Considering that the minimum prices payable to producers for Class II and Class III milk under the orders so made exceeded the cost of purchasing butterfats and serum solids from other sources to such an extent as to make it economically unsound for the distributors to accept and pay the Commission's prices for such excess milk, the plaintiffs notified their producers that when the Commission-fixed prices for Class II and Class III milk should become effective on December 1, 1957, the plaintiffs would limit the amount of milk accepted from their producers to their anticipated needs for Class I purposes.

On November 19 and 20, 1957, before the price orders voted by the Commission at its October meeting were actually entered, the Commission held another meeting at Tallahassee and voted to revise the prices of Class II and Class III milk which had been adopted at its October meeting. In lieu thereof the Commission voted to adopt price orders, effective January 1, 1958, prescribing the revised minimum prices to be paid producers for Class I, Class II and Class III milk. No change was thereby made for Class I milk, but in lieu of a straight 43¢ for all Class II milk, the revised orders provided for a price of 43¢ for so much of Class II milk as equaled 5% of the Class I milk, and for the balance of Class II milk, the price was to be determined in accordance with the "Miami formula." The price of Class III milk was reduced from 30¢ per gallon to 26¢ per gallon. After this action was taken by the Commission, the plaintiffs informed their producers that their policy of not accepting milk in excess of Class I requirements would not become effective until January 1, 1958, the effective date of the Commission's revised orders.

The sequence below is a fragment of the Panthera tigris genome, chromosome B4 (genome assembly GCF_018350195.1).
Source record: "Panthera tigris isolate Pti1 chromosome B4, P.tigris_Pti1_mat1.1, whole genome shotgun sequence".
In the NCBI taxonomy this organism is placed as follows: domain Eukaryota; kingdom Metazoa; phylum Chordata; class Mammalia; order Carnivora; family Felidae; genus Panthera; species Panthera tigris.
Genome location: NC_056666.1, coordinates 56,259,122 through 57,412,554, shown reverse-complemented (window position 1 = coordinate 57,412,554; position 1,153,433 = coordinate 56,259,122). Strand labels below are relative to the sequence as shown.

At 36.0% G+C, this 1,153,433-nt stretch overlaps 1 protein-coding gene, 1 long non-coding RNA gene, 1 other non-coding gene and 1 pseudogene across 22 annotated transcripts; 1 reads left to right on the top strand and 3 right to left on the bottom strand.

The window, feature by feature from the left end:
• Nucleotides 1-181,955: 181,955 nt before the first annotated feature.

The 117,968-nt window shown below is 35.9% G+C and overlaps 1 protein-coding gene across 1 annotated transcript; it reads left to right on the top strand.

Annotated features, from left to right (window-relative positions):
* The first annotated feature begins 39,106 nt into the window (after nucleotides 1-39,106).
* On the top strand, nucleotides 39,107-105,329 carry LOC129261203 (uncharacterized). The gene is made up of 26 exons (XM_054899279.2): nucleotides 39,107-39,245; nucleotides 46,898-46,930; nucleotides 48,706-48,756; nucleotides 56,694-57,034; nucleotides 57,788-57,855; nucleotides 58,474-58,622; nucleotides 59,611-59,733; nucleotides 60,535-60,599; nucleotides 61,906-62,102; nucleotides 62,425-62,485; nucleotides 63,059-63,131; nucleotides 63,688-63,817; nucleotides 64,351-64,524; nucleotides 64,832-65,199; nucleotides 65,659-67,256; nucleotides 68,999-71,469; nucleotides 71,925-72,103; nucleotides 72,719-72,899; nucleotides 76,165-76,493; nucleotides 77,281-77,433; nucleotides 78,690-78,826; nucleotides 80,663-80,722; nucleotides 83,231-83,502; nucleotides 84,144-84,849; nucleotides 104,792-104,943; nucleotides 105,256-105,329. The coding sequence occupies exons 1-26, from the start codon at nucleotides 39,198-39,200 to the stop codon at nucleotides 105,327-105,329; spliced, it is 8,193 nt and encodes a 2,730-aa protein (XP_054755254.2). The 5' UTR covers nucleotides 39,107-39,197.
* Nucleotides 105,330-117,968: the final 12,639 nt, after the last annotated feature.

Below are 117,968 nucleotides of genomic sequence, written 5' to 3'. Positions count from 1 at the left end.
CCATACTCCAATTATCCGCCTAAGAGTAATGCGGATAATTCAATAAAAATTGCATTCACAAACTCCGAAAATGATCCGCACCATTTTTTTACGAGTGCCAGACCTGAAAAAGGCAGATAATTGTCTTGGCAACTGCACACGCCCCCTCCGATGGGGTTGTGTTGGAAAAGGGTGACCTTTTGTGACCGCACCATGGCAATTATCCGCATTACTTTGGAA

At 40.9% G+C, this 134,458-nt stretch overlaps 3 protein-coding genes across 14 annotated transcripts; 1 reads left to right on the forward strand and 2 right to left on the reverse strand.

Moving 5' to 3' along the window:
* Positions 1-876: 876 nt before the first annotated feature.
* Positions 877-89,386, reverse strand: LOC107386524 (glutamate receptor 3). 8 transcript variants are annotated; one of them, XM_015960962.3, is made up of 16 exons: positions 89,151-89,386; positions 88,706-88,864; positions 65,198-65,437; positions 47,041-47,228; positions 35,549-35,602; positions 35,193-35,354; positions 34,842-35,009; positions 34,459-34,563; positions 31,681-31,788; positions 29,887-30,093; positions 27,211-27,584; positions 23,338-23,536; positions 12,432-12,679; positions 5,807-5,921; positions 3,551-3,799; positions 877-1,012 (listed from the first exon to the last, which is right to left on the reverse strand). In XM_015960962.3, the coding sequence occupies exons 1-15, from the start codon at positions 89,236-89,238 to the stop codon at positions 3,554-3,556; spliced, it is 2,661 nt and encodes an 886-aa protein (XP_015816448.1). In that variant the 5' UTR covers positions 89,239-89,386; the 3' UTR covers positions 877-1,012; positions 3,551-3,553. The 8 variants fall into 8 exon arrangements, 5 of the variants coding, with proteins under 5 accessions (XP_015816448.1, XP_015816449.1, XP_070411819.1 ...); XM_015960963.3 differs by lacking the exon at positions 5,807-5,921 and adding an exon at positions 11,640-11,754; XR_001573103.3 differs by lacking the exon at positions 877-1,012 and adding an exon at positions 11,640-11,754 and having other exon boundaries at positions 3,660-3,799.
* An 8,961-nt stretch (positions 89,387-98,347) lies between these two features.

Unwilling to accept the Commission-fixed prices for excess milk delivered by their producers, the plaintiff-distributors on December 13, 1957, filed a complaint in Circuit Court of Leon County alleging, among other things, that the Commission was contending that it had power to compel the plaintiffs to accept all of the milk tendered to them by their producers and to pay the Commission-fixed prices therefor, regardless of the distributors' needs or the distributors' willingness to continue accepting such milk; that Commission representatives *628 were making threats to revoke the licenses of the plaintiffs should they refuse to accept all of the milk tendered to them by their producers. The complaint further alleged that no one of the plaintiffs desired to continue purchasing milk from his producers in excess of such plaintiffs' Class I requirements at prices fixed by the defendant Commission or at prices arrived at in any way other than through mutual agreements with plaintiffs' producers, free from compulsion of any order of the Commission purporting to fix minimum prices for such excess milk.